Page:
Plants meet their nutritional needs for growth by absorbing soil nutrients, water, and carbon dioxide, in addition to the required sunlight.
- Describe how the nutritional requirements of plants are met
- Nutrients and water are absorbed through the plants root system.
- Carbon dioxide is absorbed through the leaves.
- From seedling to mature plant, there is a complex dynamic between plants and their environment (soil and atmosphere).
- germinate: to sprout or produce buds
- photosynthesis: the process by which plants and other photoautotrophs generate carbohydrates and oxygen from carbon dioxide, water, and light energy in chloroplasts
- nutrient: a source of nourishment, such as food, that can be metabolized by an organism to give energy and build tissue
Plants are unique organisms that can absorb nutrients and water through their root system, as well as carbon dioxide from the atmosphere. Soil quality and climate are the major determinants of plant distribution and growth. The combination of soil nutrients, water, and carbon dioxide, along with sunlight, allows plants to grow. In order to develop into mature, fruit -bearing plants, many requirements must be met and events must be coordinated.
Take for example the Cucurbitaceae family of plants that were the first cultivated in Mesoamerica, although several species are native to North America. The family includes many edible species, such as squash and pumpkin, as well as inedible gourds. First, seeds must germinate under the right conditions in the soil; therefore, temperature, moisture, and soil quality are important factors that play a role in germination and seedling development. Soil quality and climate are significant to plant distribution and growth. Second, the young seedling will eventually grow into a mature plant with the roots absorbing nutrients and water from the soil. At the same time, the aboveground parts of the plant will absorb carbon dioxide from the atmosphere and use energy from sunlight to produce organic compounds through photosynthesis. Finally, the fruit are grown and matured and the cycle begins all over again with the new seeds.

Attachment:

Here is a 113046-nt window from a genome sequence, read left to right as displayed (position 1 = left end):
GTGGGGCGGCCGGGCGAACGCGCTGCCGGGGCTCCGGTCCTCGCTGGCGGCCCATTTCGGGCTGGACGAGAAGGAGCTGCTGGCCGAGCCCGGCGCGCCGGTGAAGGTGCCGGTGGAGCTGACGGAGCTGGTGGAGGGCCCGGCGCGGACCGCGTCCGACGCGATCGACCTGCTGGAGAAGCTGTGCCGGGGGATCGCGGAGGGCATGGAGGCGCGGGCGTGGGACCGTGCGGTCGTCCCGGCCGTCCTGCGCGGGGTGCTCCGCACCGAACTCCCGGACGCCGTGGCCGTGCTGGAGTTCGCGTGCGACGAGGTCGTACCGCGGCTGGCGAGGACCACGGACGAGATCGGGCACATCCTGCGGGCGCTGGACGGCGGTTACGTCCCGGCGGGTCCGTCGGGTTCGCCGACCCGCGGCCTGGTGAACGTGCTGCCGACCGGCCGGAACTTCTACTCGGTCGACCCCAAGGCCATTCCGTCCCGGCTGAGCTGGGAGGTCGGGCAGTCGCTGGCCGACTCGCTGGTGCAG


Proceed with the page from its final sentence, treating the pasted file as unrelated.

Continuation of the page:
Examples of fruit bearing plants: For this (a) squash seedling (Cucurbita maxima) to develop into a mature plant bearing its (b) fruit, numerous nutritional requirements must be met.
There is a complex dynamic between plants and soils that ultimately determines the outcome and viability of plant life. The following sections of this chapter will discuss the many aspects of the nutritional requirements of plants in greater detail.